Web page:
I think the reason that John is called the “spiritual gospel” is because Clement of Alexandria says that the Apostle John, the last of the Evangelists, “filled with the Holy Ghost, had written a spiritual Gospel”. He may have noticed that John’s gospel recounts the story of Jesus in symbolic ways which often differ from the stories in the Synoptics.

    I’m a bit skeptical of the easy explanation you offer about why John’s account would differ. It seems you are saying that the reason John would choose not to retell a story is because it had already been told by the time he wrote. But Matthew and Luke did precisely that: they not only recounted existing stories, but they embellished them to boot. So the fact that a story already exists doesn’t seem to be a reliable explanation for a writer’s choice to omit it in his own accounts.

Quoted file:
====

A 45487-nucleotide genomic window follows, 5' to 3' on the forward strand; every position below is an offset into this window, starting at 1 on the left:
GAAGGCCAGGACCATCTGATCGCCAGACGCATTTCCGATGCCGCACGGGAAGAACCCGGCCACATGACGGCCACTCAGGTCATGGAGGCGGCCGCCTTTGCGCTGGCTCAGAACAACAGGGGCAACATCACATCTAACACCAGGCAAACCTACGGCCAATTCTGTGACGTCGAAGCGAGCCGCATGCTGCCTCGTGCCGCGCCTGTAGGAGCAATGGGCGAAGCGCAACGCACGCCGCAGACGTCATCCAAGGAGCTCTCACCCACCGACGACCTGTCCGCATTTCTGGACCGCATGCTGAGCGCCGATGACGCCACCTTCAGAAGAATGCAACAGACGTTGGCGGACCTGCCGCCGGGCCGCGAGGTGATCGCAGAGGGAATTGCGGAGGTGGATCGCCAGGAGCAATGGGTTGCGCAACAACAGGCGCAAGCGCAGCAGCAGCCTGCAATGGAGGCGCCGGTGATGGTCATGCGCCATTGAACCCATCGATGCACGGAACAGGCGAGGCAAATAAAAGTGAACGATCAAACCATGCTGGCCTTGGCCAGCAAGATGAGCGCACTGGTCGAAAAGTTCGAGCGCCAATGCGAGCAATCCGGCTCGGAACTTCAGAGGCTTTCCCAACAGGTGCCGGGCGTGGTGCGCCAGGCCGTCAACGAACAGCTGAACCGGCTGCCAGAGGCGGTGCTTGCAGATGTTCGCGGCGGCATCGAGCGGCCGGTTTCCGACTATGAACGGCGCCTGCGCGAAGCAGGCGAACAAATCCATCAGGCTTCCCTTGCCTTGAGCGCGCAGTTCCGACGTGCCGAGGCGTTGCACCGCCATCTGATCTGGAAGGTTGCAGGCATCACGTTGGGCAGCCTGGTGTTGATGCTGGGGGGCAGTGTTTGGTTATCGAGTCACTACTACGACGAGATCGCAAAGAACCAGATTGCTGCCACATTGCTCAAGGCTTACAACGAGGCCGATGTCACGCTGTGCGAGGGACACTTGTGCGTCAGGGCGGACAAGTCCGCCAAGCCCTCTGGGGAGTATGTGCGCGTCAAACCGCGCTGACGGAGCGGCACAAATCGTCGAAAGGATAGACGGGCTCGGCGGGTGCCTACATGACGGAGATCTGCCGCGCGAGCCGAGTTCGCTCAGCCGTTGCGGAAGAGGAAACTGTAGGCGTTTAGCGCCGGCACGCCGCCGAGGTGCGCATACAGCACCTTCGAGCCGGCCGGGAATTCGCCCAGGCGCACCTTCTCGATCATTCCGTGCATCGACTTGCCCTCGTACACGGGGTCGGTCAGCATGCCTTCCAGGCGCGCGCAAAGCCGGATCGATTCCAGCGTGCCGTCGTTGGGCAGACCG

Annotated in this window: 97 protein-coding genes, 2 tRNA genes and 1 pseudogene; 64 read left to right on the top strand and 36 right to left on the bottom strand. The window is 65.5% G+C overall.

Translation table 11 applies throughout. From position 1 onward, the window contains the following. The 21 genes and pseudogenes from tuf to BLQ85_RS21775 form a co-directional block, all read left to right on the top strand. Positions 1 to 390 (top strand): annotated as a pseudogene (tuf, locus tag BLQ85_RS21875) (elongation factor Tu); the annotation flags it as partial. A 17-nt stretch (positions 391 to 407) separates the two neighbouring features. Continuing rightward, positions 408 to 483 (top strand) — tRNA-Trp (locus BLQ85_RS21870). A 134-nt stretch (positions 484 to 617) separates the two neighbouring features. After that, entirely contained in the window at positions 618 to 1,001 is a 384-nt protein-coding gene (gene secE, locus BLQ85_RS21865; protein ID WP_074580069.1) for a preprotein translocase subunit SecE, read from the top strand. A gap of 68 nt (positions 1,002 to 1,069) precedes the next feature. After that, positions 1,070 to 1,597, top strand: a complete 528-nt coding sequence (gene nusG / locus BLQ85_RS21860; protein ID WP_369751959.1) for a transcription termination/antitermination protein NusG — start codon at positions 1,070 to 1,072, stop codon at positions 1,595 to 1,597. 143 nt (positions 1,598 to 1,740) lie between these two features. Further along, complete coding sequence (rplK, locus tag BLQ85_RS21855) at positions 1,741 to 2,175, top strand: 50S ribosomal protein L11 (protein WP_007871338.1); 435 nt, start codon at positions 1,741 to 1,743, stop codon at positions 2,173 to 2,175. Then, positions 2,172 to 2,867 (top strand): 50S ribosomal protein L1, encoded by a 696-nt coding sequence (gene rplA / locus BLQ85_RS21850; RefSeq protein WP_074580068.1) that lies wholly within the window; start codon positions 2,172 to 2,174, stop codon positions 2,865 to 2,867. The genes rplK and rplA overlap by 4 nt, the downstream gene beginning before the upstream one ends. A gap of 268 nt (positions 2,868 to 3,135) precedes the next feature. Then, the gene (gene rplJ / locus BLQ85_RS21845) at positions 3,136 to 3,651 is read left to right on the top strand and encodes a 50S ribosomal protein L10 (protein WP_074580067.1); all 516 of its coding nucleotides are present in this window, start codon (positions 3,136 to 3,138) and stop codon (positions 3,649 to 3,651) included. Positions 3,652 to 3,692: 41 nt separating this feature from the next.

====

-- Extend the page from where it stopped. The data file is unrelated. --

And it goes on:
5. The gospel of John was written by someone who is clearly influenced by Greek Philosophical thought. It is only in John’s gospel that Jesus is referred to as the ‘logos’, which is a philosophical term that has been used since the days of Socrates…

    The Greeks and Gentiles also had a habit of seeing the divine in ordinary men. for example Alexander the great, Julius Caesar were considered deities. i think that John converted to Christianity from a pagan religion, and his background influenced his highly divine portrayal of Jesus.

    Matthew on the other hand is clearly more Jewish in nature and his Jesus is considerably less divine…what do you think??

  6. The Atheist says:

    I think you’re right that John is much more heavily influenced by Greek philosophy than the other Gospels, and maybe Greek mythology as well. In many contexts, logos means simply logic or reasoned discourse. In Stoic circles, it had a more mythical meaning and referred to the way the cosmos worked, similar in certain ways to the concept of Tao.